Two regular season appearances are not enough to declare Blake Treinen a changed man, but couple those with a strong spring training and it's clear the right-hander is trending in the right direction.
Treinen pitched his second scoreless outing of 2016 in the Nats' 4-2 win over the Marlins on Sunday. He needed only nine pitches to breeze through the eighth inning with one strikeout and a pair of routine groundballs.
“It’s early. But there’s been success so far," Treinen said. "It is nice to see what I’ve worked on has translated from spring into the season, even though it’s only outing No. 2.”
Treinen focused on getting out lefties this offseason, as they hit .336 off of him in 2015 compared to the .187 mark set by right-handed batters. Four of the seven batters he has faced this season have been left-handed. Three of those were retired with one drawing a walk.
“I’ve kept the ball down, which always helps. With a lefty, if the ball’s elevated, it doesn’t matter if it moves or not. A two-seamer runs right in their bat path," Treinen explained.
"The more that it’s up, the more side-to-side it is. The more it’s down, the more vertical angle I get on it. If they’re hitting it on the ground, I know I’m doing something right. And at the same time, I’ve been able to pitch in. But these last few times I’ve faced lefties, it’s been early contact. So I haven’t had to go deep, which I’m fine with. The earlier, the better. As long as I’m getting good results, I’m happy."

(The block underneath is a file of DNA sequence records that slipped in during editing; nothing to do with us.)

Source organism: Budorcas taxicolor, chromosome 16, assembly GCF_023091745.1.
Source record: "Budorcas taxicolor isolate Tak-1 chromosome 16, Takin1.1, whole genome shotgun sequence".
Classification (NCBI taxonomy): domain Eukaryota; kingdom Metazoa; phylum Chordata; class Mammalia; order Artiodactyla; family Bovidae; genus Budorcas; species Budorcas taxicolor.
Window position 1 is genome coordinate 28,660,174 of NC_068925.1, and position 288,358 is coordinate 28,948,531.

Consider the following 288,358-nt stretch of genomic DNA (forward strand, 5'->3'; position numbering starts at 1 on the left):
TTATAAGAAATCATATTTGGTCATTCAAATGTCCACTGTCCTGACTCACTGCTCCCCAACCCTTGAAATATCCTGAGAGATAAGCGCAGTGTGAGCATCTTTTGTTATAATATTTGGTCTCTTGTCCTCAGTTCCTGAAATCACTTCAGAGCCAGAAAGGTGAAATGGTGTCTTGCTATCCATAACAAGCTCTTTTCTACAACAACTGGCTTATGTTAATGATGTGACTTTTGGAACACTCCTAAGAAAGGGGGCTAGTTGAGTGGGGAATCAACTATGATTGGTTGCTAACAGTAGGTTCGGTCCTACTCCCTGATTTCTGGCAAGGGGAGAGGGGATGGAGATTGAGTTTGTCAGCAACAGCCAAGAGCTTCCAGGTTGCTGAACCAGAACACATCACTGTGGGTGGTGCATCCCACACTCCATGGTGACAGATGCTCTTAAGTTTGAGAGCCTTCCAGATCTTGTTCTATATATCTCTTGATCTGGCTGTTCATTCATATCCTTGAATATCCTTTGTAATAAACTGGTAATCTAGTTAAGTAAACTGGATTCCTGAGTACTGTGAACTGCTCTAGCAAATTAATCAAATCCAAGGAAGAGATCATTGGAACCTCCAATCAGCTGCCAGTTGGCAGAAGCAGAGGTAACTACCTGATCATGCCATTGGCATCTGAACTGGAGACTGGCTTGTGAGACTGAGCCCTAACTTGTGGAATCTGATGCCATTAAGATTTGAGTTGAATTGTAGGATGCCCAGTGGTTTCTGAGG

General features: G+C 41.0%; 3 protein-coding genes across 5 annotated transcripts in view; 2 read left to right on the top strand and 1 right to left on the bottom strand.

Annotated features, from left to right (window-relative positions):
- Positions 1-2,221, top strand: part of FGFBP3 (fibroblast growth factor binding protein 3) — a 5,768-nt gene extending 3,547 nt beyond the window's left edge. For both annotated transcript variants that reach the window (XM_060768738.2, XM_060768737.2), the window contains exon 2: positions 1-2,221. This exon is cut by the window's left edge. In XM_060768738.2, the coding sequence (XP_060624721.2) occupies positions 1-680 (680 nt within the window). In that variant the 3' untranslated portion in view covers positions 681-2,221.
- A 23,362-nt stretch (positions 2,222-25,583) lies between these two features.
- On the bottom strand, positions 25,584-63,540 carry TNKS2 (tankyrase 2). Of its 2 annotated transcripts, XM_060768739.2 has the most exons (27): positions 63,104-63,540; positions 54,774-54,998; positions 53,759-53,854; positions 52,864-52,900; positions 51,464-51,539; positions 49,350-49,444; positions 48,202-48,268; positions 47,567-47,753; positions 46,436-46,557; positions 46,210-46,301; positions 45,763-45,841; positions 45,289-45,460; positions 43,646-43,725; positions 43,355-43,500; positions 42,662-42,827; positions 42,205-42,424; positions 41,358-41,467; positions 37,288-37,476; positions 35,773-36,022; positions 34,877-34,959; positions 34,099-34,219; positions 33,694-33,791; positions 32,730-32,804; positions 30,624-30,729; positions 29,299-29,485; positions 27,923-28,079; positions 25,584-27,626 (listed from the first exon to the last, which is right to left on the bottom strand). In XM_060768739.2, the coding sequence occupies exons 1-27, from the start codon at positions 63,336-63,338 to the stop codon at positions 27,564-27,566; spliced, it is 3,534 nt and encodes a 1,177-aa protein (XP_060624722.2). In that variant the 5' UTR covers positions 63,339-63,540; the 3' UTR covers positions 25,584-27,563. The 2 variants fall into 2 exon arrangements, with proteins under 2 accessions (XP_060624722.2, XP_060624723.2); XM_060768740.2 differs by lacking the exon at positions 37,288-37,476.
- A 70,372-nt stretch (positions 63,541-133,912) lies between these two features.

Treinen can hit triple digits on his sinker and manager Dusty Baker loves the right-hander's signature pitch.
"We certainly can use that sinker late in the game," Baker said.
Baker just wants Treinen to be more aggressive with it. He and Treinen have had conversations about the reliever's confidence and how he can use more "dog" in him.
It's an abstract concept, but Treinen understands what his manager means.
"I’m not going to try to overthink the situation, I’m just going to try to focus on each pitch and each hitter. Like [pitching coach Mike] Maddux has told me: Why wait? That’s our kind of funny little saying in the bullpen. Why wait? Go at ‘em. It’s boded well so far.”
The Nationals reworked their bullpen this winter, but still entered the season with questions. If Treinen continues to improve, he could help turn what some see as a weakness into a relative strength.